Violet Ackerman has drifted through a career, four children and a divorce without ever knowing who she is or what she wants. After moving to the coast, she starts receiving a series of mysterious letters sent from a mother and baby home in 1959, written by a pregnant twenty-year-old Elizabeth to her best friend. Who is sending Violet these letters, and why?
One of the things I most noticed about The Letters was the attention Fiona has paid to detailed descriptions, of both the natural world and her characters. This should not surprise anyone who knows Fiona's writing from her blog A Small Stone but I thought I would ask here how the practice of noticing details every day feeds into writing a novel as well as the balance between her prose and her poetry.
1. When writing your small stone every day do you see that as separate from your novel writing, or as practice or as potential material to be included? I do see it as a way of honouring my commitment to being a writer, and so I suppose you could see it as a kind of practice - as a noun as well as a verb. I also see writing small stones as helping me to pay attention, even if I ony notice one thing properly every day. I don't think I've ever used one in a longer piece of writing - they arise as they are and I haven't tried transplanting them!
2. How do you decide the level of detailed description to include in a novel?
I don't think it's a conscious decision. When I'm writing a scene I'll 'look around' and see what I notice - the details present themselves to me most of the time rather than me having to dig around for them. Obviously too many details would get very tiring for the reader - when I'm doing my drafting hopefully I'll spot the passages that are too clotted with details and thin them out.
3. How much do you feel that detailed description adds to the vividness of a character compared to say dialogue?
Vivid is a good word. I think extremely specific detail can conjure a character better than anything else, but maybe this also includes a particular phrase or word they might use, so dialogue can contain detail too.
4. You've also had a collection of poetry published. Do you use detail differently in your prose and your poetry?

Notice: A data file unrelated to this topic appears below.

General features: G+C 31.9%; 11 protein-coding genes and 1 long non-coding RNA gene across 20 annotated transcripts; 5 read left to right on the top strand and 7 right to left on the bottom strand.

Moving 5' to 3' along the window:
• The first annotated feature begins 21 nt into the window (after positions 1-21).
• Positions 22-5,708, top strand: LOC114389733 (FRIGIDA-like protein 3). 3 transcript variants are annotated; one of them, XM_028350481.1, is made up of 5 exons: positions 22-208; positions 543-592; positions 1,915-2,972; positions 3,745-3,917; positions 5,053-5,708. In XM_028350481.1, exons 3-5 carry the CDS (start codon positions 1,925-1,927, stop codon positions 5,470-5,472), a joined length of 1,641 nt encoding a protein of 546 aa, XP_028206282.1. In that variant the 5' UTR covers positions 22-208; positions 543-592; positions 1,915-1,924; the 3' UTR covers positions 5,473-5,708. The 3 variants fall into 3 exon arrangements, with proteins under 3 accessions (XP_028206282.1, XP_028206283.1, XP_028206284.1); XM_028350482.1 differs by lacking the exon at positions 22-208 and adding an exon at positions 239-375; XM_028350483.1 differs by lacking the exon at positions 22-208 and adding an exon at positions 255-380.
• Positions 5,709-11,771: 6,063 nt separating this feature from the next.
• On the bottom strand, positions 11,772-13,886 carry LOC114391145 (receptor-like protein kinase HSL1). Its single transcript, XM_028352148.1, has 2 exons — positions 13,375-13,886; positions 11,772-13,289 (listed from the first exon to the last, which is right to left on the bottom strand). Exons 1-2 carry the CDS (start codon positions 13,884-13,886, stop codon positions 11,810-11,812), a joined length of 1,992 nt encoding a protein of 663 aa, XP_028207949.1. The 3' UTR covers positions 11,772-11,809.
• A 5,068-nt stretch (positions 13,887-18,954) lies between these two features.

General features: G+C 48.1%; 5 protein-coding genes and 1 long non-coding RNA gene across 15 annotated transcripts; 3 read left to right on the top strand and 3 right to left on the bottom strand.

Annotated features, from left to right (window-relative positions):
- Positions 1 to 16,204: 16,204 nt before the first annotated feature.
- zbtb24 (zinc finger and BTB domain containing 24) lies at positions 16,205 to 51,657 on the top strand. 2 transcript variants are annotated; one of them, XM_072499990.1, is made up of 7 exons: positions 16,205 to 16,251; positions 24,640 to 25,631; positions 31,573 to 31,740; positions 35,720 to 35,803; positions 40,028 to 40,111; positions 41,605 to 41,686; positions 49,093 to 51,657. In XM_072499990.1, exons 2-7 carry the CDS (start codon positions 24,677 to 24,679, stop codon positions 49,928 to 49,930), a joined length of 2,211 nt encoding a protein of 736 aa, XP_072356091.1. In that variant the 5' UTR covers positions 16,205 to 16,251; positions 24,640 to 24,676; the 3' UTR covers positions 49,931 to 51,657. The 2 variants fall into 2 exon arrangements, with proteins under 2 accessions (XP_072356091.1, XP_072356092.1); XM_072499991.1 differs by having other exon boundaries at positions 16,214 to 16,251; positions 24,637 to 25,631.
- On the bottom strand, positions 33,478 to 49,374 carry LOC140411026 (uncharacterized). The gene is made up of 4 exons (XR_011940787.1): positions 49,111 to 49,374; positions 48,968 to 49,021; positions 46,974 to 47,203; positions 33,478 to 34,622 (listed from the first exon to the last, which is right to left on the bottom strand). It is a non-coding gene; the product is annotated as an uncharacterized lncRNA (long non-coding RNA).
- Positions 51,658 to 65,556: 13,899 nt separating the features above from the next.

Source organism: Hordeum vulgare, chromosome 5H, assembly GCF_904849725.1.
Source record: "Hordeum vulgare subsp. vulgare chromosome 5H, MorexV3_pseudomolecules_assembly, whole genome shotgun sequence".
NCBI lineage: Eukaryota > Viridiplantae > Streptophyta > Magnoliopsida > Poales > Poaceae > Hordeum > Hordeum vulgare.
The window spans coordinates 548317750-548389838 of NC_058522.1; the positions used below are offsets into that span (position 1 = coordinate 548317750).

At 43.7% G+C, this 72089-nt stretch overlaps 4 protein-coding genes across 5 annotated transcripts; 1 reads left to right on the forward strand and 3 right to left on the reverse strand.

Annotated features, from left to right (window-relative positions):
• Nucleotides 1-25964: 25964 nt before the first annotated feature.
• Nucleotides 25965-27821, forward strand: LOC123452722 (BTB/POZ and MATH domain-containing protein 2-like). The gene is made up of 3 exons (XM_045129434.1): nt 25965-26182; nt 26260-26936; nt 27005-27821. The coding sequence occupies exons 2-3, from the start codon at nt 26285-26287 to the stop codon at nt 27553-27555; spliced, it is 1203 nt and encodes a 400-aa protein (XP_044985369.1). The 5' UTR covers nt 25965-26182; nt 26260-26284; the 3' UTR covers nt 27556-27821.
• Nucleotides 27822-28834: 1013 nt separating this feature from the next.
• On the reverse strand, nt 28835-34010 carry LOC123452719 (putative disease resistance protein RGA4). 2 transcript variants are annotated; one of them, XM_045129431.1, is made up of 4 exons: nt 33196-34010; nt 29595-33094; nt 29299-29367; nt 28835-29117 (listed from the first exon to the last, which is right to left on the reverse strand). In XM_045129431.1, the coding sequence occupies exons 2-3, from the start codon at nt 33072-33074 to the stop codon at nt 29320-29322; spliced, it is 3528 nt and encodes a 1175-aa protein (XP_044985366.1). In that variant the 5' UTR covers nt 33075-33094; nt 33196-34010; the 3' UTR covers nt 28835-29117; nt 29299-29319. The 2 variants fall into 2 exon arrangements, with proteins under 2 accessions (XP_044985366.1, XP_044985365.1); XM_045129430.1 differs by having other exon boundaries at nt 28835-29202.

I think my background in poetry has given me a love of the SOUND of prose - the rhythms, the way the words sound when you roll them around in your mouth. I try to write 'poetically', whatever that means - especially when it comes to the details. I think poems can take more vivid language than prose, as you're concentrating much harder when you read a poem - although some prose can be chock full of poetry, like Annie Dillard's work. I love what Gretel Ehrlich once said, about sneaking poems into her book 'This Cold Heaven'. I'd aspire to that.
5. How do you decide which ideas will become poetry and which will become prose?
My fiction so far has been inspired by the main characters appearing in my head. They're a bit fuzzy to start with - I had a vague impression of Violet (from The Letters) as a wiry, prickly woman who wore long flapping cardigans - but as time goes on I get to know them better and they tell me their story. Poems are usually inspired when I notice something in the outside world which leads me to further thought. In a way, the ideas decide for themselves what they want to be. Although I haven't written poetry for a while - I don't think there's enough space for poems in my life at the moment...
Thanks Fiona for your answers! The Letters is published by Snowbooks * £7.99 * ISBN 9781906727062